By Tammy Sons
When learning how to grow carrots, it is always best to know what type of soil nutrients you need to develop a particular vegetable. Knowing how to grow carrots is no different than learning how to grow any other vegetable, but it takes time and patience. If you’re someone who loves carrots, then try growing some yourself. Carrots are great for eyesight and go great in salads and stews. You’ll also get the satisfaction of eating carrots that are not laced with pesticides and possibly genetically modified when buying from the supermarket.
Carrots do well in cold climates, and they can be grown almost anywhere in the country. Carrots grow in natural elements so when using manure make sure it is not fresh, but molted and well rotted. PH balance should be anywhere from 5 to 7 and if you are not sure how to test soil levels stop by your local nursery to get soil tips and anything extra that can help you with your carrot-growing endeavors. If using compost materials, never use plant materials that are diseased since they can contaminate your carrots.
When learning how to grow carrots, soil needs to be fertile and moist. Dig deep holes and be sure to clear out any roots or rocks that could hamper growth. At least twelve inches underground is a good room for your carrots to grow. Any object blocking your carrot’s growth underground can deform your carrots. Be sure to keep a lookout for underground creatures like earthworms and grubs. Lace your soil with organic pesticides that are not harmful to your garden and carrots. However, be careful in dousing your garden with any chemical regardless of its natural properties. Be on the lookout for weeds that can choke your carrots and entire garden. An organic weed killer is an option, or you can just hand pull any oncoming weeds, but be sure not to disrupt the soil bed too much. For fungus issues, use natural substances like potassium bicarbonate to prevent fungal growth and to stop any fungal infections of your garden.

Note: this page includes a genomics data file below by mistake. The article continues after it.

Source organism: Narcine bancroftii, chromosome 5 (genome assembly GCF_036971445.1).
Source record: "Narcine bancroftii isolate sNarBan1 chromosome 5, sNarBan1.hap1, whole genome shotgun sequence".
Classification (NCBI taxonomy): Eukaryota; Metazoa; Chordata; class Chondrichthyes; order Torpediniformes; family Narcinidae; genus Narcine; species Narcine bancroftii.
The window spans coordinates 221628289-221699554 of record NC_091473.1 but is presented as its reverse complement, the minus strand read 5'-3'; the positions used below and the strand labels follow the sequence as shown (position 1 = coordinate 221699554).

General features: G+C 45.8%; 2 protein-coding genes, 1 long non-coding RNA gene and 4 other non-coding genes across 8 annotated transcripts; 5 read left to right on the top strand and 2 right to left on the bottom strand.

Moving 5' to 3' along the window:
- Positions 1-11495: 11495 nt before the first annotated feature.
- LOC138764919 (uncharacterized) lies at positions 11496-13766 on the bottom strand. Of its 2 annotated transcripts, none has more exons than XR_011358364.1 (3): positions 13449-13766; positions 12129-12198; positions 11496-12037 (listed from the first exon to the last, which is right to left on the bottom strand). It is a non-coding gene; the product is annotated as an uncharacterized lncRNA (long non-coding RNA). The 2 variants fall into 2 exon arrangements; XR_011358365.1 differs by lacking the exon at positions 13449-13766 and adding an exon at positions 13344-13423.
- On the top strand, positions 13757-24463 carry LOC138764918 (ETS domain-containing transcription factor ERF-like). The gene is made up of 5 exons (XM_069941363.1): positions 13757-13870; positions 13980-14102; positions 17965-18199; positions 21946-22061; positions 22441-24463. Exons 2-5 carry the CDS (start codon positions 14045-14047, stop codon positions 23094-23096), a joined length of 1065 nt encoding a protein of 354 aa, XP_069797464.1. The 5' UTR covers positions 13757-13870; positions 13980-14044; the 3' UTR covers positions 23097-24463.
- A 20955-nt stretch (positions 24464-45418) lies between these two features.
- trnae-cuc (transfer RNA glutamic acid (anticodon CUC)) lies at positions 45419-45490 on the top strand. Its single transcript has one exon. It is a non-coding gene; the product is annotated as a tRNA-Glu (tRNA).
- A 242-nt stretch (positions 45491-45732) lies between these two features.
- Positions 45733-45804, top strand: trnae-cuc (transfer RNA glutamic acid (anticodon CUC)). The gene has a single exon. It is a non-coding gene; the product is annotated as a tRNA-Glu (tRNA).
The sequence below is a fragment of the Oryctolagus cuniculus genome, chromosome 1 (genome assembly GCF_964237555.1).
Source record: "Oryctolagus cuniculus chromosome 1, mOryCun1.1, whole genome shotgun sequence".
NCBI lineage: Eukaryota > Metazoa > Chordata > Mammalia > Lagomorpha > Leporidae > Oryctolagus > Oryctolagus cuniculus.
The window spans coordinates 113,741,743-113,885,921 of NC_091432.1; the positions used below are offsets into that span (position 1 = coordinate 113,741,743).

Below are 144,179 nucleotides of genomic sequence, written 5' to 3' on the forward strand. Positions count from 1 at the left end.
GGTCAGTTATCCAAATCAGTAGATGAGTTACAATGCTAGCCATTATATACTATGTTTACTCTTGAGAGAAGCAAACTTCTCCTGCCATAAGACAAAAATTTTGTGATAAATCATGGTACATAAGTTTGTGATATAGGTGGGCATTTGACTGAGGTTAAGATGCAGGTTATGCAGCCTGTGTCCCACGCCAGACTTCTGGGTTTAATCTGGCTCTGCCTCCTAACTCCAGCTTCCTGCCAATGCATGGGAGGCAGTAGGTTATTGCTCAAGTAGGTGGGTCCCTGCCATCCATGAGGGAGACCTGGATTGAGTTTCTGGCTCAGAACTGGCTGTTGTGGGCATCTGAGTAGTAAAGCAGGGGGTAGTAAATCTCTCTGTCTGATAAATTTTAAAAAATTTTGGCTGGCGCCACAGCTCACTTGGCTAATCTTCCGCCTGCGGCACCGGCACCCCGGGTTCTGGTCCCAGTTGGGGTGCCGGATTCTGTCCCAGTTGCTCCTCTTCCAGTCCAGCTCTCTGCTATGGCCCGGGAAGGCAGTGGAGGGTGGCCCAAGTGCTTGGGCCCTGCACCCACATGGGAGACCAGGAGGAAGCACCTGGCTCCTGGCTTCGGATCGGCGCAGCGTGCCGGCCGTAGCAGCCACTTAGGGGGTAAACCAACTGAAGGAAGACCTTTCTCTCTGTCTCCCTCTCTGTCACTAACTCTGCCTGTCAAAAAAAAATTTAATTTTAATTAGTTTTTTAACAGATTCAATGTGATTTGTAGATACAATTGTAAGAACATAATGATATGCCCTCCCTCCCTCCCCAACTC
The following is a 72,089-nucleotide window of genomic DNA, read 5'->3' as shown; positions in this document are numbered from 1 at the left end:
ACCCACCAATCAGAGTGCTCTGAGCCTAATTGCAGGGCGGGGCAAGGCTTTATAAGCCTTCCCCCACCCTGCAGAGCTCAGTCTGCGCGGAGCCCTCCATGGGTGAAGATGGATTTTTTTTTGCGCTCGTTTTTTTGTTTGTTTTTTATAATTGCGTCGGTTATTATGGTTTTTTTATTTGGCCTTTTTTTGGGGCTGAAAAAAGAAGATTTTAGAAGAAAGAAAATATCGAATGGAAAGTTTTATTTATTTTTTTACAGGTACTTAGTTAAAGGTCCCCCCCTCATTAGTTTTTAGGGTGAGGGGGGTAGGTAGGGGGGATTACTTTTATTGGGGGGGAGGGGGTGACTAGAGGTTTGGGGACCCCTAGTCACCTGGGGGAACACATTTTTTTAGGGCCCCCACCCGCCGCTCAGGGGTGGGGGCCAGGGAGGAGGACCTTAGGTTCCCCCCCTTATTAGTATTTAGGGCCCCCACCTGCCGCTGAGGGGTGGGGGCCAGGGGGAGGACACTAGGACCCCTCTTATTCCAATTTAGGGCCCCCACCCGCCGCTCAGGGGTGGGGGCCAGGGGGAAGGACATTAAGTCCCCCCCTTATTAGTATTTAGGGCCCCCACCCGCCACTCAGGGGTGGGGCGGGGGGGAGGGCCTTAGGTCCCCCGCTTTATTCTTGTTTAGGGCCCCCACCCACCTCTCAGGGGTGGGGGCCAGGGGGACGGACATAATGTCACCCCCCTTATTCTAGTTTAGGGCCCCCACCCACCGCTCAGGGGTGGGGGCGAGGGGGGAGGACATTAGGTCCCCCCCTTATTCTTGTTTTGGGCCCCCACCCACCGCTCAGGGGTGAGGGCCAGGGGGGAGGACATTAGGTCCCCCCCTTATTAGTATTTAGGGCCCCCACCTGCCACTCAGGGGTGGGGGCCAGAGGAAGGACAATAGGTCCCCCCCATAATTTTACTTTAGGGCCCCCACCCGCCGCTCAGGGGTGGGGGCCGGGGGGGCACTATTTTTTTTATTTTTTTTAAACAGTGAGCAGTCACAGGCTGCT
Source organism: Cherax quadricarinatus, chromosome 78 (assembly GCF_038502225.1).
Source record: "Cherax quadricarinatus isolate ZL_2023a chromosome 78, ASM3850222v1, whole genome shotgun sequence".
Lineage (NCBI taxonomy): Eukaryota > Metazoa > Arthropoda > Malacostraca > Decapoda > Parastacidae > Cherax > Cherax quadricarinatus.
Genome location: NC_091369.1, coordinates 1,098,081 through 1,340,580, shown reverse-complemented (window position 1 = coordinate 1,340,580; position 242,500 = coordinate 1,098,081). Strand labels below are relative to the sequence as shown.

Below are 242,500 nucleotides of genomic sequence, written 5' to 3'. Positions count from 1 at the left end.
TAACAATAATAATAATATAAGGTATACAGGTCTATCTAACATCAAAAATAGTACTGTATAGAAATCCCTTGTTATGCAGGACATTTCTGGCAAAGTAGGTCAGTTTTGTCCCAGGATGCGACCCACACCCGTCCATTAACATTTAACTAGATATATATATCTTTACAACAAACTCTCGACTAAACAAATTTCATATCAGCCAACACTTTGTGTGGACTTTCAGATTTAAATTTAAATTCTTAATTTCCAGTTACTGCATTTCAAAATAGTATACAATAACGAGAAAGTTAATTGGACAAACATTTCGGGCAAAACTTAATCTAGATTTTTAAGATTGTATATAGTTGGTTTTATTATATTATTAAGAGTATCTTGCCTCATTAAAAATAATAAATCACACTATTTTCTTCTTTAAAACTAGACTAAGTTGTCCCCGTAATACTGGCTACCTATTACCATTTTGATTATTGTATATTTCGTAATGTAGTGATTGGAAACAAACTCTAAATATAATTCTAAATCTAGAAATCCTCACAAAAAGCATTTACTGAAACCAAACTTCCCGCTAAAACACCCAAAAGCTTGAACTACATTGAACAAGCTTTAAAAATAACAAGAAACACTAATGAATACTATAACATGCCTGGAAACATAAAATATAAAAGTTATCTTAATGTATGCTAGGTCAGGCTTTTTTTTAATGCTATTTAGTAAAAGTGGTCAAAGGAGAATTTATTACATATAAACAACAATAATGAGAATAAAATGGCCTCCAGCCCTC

In learning how to grow carrots, it is essential in knowing that seeds germinate in around three weeks and be sure to sow your seeds deep in the soil. When planting, space carrots one or two inches apart and fill your garden bed with a row of five to ten carrots each. This will give proper room for your carrots to grow. Not much watering is needed during the first eight weeks. Harvesting season is usually well into the springtime. If your carrots can survive the winter, then you are in good shape when spring arrives, and most likely they will have no problems surviving winter since they are adaptable to colder climates because of their hard structures. Simply extract the carrots by pulling on the leafy stems. Learning how to grow carrots takes the same amount of work as any vegetable would, but carrots are more manageable since they are better suited for cooler temperatures and they are easy to harvest. To learn how to grow carrots and you’ll gain the satisfaction of becoming self-sufficient while getting the nutrients you need.